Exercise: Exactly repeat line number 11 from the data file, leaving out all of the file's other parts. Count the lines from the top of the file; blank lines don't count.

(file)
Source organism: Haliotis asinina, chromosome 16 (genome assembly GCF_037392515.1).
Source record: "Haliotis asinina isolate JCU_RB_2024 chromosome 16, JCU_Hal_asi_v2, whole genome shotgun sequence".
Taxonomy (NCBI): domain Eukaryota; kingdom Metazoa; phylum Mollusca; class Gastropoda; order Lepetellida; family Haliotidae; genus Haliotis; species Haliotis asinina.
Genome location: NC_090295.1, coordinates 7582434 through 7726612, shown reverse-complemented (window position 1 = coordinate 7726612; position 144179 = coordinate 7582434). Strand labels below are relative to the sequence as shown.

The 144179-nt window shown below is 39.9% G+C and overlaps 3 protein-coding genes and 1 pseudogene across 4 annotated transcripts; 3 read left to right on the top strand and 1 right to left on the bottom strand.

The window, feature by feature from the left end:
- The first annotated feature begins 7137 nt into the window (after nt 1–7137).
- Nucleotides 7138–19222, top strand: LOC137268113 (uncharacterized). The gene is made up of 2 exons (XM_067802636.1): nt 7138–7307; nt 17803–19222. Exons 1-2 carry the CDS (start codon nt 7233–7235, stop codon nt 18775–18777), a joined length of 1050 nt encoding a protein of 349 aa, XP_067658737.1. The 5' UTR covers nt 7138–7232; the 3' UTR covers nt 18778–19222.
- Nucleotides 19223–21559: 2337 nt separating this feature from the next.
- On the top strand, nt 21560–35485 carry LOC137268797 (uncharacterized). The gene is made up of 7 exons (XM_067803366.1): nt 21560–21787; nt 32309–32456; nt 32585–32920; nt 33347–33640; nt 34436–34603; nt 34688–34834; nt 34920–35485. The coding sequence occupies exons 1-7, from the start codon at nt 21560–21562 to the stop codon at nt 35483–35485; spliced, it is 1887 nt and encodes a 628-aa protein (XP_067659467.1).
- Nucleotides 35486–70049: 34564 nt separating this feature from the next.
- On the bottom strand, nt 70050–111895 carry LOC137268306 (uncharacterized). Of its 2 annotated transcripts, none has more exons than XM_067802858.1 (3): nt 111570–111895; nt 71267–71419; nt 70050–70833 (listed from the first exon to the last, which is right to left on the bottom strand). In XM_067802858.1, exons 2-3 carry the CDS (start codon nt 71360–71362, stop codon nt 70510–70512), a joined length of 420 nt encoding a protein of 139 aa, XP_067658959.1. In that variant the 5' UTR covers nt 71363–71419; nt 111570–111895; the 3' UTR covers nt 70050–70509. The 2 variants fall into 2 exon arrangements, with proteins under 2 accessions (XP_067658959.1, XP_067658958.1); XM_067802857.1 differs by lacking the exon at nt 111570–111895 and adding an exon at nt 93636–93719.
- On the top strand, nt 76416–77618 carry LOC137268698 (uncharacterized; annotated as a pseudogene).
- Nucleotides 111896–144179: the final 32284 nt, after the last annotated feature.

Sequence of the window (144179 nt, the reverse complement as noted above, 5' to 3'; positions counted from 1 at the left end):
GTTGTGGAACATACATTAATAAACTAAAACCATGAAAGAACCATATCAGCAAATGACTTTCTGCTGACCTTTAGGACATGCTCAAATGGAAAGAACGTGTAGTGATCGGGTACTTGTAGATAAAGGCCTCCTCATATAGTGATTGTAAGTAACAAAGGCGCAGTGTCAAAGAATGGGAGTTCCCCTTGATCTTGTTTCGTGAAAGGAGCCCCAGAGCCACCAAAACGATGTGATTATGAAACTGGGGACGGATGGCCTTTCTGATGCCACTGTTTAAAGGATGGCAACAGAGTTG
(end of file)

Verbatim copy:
- Nucleotides 35486–70049: 34564 nt separating this feature from the next.